Other community vigils were planned to honor the victims. The Boulder Police Department invited the public to show support for Officer Eric Talley, who was killed, by witnessing a police procession Wednesday as his body was taken from the coroner’s office to a funeral home in the Denver suburb of Aurora.

Red and blue lights flashed along a parkway as dozens of officers from Boulder and neighboring departments stood at attention. When the hearse passed, the officers saluted as one shouted, “Attention!” One person held an American flag.

Talley, 51, was the first officer to arrive at the scene. He had seven children, ages 7 to 20.

The other victims were Denny Stong, 20; Neven Stanisic, 23; Rikki Olds, 25; Tralona Bartkowiak, 49; Suzanne Fountain, 59; Teri Leiker, 51; Kevin Mahoney, 61; Lynn Murray, 62; and Jodi Waters, 65.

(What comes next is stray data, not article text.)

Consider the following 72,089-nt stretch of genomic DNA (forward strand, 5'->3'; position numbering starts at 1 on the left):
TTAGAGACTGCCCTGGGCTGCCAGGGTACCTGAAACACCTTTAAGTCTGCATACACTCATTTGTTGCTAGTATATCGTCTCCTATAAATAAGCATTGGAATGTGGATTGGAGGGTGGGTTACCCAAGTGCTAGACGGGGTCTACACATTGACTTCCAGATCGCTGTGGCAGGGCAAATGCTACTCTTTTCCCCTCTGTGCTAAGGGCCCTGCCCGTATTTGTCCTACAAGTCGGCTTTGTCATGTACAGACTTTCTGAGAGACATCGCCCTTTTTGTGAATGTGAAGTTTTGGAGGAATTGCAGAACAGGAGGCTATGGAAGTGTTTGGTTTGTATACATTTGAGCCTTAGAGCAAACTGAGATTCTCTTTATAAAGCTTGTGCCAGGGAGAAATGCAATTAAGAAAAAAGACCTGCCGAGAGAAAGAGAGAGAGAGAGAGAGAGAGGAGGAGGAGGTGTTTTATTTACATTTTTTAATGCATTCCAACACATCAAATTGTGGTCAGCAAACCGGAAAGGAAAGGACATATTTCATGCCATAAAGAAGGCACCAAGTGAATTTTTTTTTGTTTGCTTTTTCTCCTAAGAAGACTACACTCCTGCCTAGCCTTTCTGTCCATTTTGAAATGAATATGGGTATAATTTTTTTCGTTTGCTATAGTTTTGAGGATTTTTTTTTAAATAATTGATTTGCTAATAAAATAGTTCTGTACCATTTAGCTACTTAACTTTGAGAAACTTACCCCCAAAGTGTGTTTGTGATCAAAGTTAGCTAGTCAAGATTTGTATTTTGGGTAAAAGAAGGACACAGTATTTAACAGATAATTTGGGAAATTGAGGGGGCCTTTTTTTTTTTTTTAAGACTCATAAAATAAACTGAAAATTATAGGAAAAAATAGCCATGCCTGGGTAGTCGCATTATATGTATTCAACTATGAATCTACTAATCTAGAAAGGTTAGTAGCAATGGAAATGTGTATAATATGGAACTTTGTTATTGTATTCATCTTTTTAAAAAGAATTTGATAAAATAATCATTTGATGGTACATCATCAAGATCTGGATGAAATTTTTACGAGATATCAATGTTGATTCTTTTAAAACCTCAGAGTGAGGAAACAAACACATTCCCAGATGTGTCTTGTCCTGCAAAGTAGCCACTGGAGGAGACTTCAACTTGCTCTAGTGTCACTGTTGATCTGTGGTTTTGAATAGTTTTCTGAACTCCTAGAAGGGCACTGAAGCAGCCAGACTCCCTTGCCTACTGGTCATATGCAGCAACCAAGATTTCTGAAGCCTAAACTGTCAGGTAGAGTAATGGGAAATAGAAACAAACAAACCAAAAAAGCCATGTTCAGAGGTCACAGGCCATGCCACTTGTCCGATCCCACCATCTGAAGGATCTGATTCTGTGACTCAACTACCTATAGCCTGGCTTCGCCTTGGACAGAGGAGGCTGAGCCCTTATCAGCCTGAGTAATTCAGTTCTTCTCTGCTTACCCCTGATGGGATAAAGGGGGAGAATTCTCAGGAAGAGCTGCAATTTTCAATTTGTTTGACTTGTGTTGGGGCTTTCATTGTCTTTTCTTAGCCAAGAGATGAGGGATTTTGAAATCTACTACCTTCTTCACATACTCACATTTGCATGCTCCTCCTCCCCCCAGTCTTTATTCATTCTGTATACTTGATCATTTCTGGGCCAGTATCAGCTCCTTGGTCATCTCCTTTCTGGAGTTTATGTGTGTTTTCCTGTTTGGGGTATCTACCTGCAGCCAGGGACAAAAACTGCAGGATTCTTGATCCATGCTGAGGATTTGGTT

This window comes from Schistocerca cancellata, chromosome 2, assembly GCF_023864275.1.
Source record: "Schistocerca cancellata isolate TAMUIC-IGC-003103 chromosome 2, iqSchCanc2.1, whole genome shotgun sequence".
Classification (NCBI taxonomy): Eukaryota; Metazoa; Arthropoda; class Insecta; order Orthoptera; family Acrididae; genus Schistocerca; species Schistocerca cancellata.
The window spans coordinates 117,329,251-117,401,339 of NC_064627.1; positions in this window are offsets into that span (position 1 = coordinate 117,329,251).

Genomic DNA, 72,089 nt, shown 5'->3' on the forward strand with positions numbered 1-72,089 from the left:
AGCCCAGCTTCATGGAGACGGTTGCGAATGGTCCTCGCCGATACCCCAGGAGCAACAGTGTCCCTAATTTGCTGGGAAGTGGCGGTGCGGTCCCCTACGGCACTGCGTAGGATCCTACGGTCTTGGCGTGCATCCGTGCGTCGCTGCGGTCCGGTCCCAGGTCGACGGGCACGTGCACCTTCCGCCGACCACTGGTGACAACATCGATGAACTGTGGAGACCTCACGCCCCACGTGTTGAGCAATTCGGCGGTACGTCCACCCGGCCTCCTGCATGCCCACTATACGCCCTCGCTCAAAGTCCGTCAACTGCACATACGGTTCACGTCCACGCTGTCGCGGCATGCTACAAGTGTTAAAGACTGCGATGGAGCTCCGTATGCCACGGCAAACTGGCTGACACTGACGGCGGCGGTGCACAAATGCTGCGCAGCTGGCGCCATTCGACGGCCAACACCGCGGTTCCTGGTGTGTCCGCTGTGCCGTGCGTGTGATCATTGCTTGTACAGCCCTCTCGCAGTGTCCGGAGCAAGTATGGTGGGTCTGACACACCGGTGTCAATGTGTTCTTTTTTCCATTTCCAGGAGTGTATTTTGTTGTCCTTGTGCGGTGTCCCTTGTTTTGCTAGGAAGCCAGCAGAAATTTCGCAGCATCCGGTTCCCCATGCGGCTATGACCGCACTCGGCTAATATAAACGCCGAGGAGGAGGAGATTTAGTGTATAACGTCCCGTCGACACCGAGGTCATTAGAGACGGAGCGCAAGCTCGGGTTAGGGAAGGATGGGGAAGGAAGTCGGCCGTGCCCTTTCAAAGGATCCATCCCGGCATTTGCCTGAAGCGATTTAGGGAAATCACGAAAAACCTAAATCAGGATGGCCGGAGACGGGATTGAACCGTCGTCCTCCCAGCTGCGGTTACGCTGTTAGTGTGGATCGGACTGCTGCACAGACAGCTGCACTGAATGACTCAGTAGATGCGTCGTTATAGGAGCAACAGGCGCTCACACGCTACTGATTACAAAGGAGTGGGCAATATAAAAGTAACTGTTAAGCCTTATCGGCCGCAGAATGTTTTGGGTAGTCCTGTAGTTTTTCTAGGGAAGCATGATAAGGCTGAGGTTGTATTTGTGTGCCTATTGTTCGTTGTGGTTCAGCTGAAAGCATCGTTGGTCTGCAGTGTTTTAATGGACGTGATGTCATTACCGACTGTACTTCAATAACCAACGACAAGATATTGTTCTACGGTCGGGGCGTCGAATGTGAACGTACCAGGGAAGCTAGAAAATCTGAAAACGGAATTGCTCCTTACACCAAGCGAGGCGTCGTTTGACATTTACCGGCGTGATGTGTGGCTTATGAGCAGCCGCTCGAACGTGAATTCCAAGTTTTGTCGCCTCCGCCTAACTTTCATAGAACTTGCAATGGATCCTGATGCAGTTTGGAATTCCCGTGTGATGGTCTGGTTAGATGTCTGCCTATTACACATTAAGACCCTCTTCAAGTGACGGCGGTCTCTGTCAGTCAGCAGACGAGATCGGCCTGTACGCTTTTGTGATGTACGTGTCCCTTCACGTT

Olds, Leiker and Stong worked at the supermarket.

Kim Cordova, president of the United Food and Commercial Workers Local 7, which represents more than 30 store employees, said they did their best to get customers to safety.

“They grabbed everybody they could, and they brought them to the backroom or to other areas of the store to hide, or got them out through the back dock,” Cordova said.

On Facebook posts and in an interview, Giffen said her friends deserved better, not to die at work while doing their jobs.

“This guy, he went hunting in a barrel full of fish. Nobody was prepared to fight back. No one was even prepared to hide,” she said. “It’s just the fear like, where do you, where do I ever feel safe?”

Giffen, who said she has worked at the King Soopers for three years, described a close-knit community where she chats with customers and remembers their bagel orders from when she worked at a nearby bagel place.

On the neighborhood-based social media app Nextdoor, Giffen watched as people asked about her co-workers by name, listing them one by one to find out if they were all right.

“It was so beautiful to see all of these people who live right here with me actually acknowledge individual people’s names,” she said. “They don’t just know us as their employees. We’re a part of their community.”